In the early hours of May 12, seven U.S. soldiers - including Spc. Jimenez - were on lookout near a patrol base in the al Qaeda-controlled area of Iraq called the "Triangle of Death."
Sometime before dawn, heavily armed al Qaeda gunmen quietly cut through the tangles of concertina wire surrounding the outpost of two Humvees and made a massive and coordinated surprise attack.
Four of the soldiers were killed on the spot and three others were taken hostage.
A search to rescue the men was quickly launched. But it soon ground to a halt as lawyers - obeying strict U.S. laws about surveillance - cobbled together the legal grounds for wiretapping the suspected kidnappers.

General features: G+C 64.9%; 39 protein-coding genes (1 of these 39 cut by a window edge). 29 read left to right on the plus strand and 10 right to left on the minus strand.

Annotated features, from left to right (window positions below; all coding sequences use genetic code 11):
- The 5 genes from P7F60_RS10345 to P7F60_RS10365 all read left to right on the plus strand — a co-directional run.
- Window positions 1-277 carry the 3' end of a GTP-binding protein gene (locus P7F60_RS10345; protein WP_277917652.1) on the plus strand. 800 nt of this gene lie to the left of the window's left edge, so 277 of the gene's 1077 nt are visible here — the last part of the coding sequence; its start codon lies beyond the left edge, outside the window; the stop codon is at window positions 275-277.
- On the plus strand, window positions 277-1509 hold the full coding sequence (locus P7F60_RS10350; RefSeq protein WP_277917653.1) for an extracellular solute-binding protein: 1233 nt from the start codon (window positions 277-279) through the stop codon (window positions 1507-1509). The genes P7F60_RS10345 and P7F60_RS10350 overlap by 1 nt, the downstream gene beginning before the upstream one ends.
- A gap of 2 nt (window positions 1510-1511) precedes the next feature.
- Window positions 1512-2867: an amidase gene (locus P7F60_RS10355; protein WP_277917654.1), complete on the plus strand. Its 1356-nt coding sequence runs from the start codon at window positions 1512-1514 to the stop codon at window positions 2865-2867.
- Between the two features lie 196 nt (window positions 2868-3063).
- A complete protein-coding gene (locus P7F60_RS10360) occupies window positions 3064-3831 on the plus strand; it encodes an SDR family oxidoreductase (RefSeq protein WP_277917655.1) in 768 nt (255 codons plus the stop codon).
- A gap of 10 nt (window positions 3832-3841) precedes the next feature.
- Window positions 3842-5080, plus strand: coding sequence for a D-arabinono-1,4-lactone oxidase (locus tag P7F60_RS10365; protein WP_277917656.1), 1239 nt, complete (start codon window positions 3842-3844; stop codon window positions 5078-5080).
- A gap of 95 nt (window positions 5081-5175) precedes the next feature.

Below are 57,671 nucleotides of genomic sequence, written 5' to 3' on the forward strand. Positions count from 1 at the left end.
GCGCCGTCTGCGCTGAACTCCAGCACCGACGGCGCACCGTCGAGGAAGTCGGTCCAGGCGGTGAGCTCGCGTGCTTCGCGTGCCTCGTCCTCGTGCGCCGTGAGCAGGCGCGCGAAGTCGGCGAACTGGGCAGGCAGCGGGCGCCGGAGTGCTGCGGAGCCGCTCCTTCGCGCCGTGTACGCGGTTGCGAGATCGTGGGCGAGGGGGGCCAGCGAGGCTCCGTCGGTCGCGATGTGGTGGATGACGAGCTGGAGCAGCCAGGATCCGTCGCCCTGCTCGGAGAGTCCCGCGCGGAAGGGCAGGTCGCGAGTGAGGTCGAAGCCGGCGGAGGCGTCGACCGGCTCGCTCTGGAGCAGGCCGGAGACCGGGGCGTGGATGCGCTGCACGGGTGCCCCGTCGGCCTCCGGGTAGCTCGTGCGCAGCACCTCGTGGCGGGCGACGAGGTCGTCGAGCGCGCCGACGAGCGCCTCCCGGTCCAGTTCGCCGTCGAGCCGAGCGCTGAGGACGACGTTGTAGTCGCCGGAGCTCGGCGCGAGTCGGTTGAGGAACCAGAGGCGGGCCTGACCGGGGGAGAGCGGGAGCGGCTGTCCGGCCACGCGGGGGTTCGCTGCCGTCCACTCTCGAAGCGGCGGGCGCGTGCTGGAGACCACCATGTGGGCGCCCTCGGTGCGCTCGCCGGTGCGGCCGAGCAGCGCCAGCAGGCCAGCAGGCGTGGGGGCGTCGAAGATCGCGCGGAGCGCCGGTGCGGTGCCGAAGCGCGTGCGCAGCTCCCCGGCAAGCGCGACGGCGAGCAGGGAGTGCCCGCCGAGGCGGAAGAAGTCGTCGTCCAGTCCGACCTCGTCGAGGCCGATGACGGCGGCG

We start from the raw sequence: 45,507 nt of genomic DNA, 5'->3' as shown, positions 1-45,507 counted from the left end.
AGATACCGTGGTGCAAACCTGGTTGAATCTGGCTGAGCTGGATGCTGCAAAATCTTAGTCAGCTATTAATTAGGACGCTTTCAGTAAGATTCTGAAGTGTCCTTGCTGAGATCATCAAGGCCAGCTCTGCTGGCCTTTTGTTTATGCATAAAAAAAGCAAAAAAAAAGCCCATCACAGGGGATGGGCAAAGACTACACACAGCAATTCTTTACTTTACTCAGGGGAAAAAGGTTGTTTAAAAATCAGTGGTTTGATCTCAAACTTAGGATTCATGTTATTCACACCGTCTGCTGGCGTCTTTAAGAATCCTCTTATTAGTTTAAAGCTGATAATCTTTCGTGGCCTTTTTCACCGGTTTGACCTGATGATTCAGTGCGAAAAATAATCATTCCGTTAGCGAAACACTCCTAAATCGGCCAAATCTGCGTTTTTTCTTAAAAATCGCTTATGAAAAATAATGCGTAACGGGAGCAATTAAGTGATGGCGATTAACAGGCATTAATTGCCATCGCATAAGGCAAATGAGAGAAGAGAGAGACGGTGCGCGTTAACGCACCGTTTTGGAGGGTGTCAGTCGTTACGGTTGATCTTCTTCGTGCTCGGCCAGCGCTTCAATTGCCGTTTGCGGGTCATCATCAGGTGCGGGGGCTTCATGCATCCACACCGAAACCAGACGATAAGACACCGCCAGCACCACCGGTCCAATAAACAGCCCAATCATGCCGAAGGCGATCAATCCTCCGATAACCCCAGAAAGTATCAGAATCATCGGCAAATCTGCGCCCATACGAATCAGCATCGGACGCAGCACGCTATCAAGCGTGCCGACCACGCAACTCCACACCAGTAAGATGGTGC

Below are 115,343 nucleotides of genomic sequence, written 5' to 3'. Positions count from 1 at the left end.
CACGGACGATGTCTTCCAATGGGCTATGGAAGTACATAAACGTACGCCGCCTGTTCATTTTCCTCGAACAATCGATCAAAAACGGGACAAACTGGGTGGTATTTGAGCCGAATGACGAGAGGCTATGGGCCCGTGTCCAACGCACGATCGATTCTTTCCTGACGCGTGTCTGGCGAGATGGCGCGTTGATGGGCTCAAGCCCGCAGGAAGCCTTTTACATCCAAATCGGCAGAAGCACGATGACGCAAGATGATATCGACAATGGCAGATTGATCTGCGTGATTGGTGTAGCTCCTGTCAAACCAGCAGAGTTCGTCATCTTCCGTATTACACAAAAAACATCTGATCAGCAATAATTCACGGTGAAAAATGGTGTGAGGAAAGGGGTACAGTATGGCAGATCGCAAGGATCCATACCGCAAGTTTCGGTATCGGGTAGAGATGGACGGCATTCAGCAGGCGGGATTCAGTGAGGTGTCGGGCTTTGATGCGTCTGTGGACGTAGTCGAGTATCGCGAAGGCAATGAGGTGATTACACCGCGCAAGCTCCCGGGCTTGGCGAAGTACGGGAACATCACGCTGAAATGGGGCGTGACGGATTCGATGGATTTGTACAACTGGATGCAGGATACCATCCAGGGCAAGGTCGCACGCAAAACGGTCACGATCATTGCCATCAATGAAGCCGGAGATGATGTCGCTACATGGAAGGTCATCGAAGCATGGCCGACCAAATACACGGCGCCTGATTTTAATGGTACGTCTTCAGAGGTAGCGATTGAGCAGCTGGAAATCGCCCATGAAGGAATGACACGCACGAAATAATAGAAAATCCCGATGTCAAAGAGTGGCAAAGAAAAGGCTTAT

Starting at 10 a.m. on May 15, according to a timeline provided to Congress by the director of national intelligence, lawyers for the National Security Agency met and determined that special approval from the attorney general would be required first.
For an excruciating nine hours and 38 minutes, searchers in Iraq waited as U.S. lawyers discussed legal issues and hammered out the "probable cause" necessary for the attorney general to grant such "emergency" permission.
Thank you Harry Reid. Thank you Nancy Pelosi. Thank you New York Times.